Emma Gambrill’s dog was attacked and killed by two others, reports Olivia Devereux-Evans and James Cracknell
A petition to make dog-on-dog attacks a criminal offence – started by an Enfield woman whose own pet was killed – has been presented to parliament after amassing more than 150,000 signatures.
Enfield North MP Feryal Clark submitted the petition to the House of Commons after it was launched by her constituent Emma Gambrill, whose dog Blue was attacked in March.
Emma and Blue had been walking along Sewardstone Road in the Lea Valley when they passed a property where two cane corso dogs – a breed often used as guard dogs – were sat on the steps. Seeing Blue, the pair ducked under a fence and began to violently maul him. After prising the dogs off with the help of passers-by, Blue was taken to a vet but later died.
The owners of the dogs that attacked Blue were issued by police with a Community Resolution Order, requiring secure land boundaries and muzzles in public, but because the breed is not listed by the Dangerous Dogs Act, no further police action was taken.
Feryal said: “The current legislation is insufficient and simply not good enough.
“The government’s response to the select committee’s recent review into the legislation was a serious missed opportunity to make the improvements needed to stop terrible incidents such as the one Emma experienced with Blue.
“The government can and must do more to hold owners to account and improve the provisions of the Dangerous Dogs Act, so that responsible dog owners like Emma do not suffer.”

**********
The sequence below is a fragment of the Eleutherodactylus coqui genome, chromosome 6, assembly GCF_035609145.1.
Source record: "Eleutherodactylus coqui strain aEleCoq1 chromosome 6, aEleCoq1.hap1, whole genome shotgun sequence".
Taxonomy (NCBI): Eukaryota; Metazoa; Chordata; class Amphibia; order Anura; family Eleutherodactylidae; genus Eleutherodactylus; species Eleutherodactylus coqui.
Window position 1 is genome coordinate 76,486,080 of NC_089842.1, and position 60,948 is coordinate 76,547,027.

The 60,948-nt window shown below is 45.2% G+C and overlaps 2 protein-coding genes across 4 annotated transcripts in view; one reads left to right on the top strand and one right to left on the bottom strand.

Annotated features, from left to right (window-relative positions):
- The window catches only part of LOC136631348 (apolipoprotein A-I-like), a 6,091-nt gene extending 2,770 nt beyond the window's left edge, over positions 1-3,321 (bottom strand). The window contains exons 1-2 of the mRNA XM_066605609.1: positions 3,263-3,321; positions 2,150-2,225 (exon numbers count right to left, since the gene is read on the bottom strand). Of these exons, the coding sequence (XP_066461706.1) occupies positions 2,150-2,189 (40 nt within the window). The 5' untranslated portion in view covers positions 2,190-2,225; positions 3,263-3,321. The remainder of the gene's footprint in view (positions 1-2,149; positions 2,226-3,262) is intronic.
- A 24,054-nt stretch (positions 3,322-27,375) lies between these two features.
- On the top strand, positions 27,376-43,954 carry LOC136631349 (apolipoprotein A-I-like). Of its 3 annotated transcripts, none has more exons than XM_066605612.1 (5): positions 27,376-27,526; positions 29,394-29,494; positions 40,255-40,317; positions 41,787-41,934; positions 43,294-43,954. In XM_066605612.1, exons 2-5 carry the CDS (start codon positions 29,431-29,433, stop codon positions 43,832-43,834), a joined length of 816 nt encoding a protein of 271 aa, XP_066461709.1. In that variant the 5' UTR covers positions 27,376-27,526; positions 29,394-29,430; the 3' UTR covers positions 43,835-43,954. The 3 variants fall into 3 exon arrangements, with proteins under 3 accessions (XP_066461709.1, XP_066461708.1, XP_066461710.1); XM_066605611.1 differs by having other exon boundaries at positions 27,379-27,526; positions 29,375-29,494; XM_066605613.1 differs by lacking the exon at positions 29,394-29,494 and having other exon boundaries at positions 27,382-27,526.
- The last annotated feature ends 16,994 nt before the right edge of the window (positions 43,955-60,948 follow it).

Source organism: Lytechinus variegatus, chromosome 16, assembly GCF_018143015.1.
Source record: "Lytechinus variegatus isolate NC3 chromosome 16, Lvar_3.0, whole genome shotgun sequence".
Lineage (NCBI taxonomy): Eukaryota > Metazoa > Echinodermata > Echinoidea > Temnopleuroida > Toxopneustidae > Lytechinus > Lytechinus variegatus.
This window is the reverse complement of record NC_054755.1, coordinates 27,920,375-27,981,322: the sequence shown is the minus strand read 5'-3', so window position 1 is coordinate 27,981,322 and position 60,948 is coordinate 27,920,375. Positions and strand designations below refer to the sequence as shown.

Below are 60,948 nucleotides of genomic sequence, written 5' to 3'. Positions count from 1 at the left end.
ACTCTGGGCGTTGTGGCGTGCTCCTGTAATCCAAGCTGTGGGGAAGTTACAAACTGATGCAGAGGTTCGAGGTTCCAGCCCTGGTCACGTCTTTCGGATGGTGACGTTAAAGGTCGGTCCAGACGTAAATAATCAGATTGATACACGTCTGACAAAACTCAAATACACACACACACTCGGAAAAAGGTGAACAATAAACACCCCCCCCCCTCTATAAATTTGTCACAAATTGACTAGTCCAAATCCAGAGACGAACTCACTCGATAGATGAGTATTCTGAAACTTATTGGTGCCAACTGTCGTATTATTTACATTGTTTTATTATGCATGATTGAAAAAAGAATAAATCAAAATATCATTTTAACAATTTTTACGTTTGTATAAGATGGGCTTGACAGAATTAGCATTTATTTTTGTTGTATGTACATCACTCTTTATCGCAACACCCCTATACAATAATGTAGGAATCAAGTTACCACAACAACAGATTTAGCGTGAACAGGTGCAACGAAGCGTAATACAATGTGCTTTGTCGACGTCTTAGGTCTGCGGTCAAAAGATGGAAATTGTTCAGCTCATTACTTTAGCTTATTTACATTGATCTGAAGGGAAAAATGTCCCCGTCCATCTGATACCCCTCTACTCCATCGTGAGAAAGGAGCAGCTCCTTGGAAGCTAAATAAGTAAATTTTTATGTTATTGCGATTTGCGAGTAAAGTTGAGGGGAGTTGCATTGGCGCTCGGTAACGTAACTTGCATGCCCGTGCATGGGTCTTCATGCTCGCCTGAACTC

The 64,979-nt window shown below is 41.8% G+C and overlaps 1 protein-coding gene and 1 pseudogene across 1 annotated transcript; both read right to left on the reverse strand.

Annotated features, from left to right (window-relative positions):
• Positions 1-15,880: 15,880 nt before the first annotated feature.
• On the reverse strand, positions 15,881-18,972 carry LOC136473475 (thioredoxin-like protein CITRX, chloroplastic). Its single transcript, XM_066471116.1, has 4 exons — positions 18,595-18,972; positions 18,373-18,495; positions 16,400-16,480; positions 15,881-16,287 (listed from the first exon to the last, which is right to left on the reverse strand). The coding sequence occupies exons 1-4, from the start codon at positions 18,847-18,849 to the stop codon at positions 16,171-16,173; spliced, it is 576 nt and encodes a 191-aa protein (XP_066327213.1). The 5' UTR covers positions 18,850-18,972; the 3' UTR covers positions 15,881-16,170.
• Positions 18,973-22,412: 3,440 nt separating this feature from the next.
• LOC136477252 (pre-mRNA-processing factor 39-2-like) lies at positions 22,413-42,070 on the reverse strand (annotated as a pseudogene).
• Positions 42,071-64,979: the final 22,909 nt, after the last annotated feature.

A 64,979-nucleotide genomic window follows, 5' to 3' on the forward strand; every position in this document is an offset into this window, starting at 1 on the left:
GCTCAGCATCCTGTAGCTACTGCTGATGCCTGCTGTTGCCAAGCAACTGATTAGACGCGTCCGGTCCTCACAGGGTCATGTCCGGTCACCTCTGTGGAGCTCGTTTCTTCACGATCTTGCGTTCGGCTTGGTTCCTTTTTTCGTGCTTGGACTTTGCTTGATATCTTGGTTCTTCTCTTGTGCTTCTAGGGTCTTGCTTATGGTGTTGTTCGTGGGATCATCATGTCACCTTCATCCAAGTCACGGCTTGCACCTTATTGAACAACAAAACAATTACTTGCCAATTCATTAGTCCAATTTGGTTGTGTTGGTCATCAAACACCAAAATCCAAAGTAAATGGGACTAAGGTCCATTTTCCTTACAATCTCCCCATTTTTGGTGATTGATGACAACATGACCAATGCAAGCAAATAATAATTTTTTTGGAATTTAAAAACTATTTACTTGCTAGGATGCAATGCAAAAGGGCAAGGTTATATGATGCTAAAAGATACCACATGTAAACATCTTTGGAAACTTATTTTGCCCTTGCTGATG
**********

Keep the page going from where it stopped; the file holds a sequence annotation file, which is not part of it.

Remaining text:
Emma decided to launch her petition after hearing similar stories of owners who had lost their pets. She told the Dispatch: “I could not sit back and do nothing. Obviously for the initial period it was lots of tears and lots of upset. Then I think it was anger set in and I thought ‘how can nothing be happening?’
“How can this happen, and you are supposed to get on with it? There are so many people going through this. This was all preventable.”
Emma says the support for her petition was “unbelievable”. Describing Blue, she said: “He was just fantastic, outgoing and very loving. I have nightmares reliving it. We are just lost without him.”
The temporary closure of training facilities during the pandemic has seen many puppies go without proper or correct training and Emma has stressed the importance of dogs receiving the right training.
“You just have to be aware you have done everything you can. You are always going to have an owner of a dog who needs to take responsibility. It is the correct training.
“If they are let loose on their land to kill rabbits that behaviour has not been corrected. They have trained them the wrong way, which is irresponsible. I now have not got my dog who was the most beautiful dog in the world. I want things to change.”
Last month there was another dog-on-dog attack, this time in Pymmes Park in Edmonton. Jenny Jenkins’s 17-year-old deaf and blind shih tzu was pounced on by a shar pei dog. Jenny, who chairs the Friends of Pymmes Park community group, said: “The dog just flew round and went for my dog’s neck. She squealed but did not know what was going on because she cannot see or hear.
“I do not know where I got the strength from, but I grabbed hold of the dog by the collar. I teased it up into the air. It dropped my dog.”
Luckily, Jenny’s dog was not seriously hurt by the attack, but is now scared of other people and dogs. Jenny said: “If anybody comes too close to her on that side she does this really funny shaking movement and stands to one side.”
Jenny is now calling on owners to take more responsibility for their pets and said: “A lot of dogs do not like other dogs. Shar peis are well known for not liking other dogs. This is where the problem comes in.
“If dogs do not like dogs that is what is going to happen unless the owner has got control.”
To sign Emma’s dog-on-dog crime petition: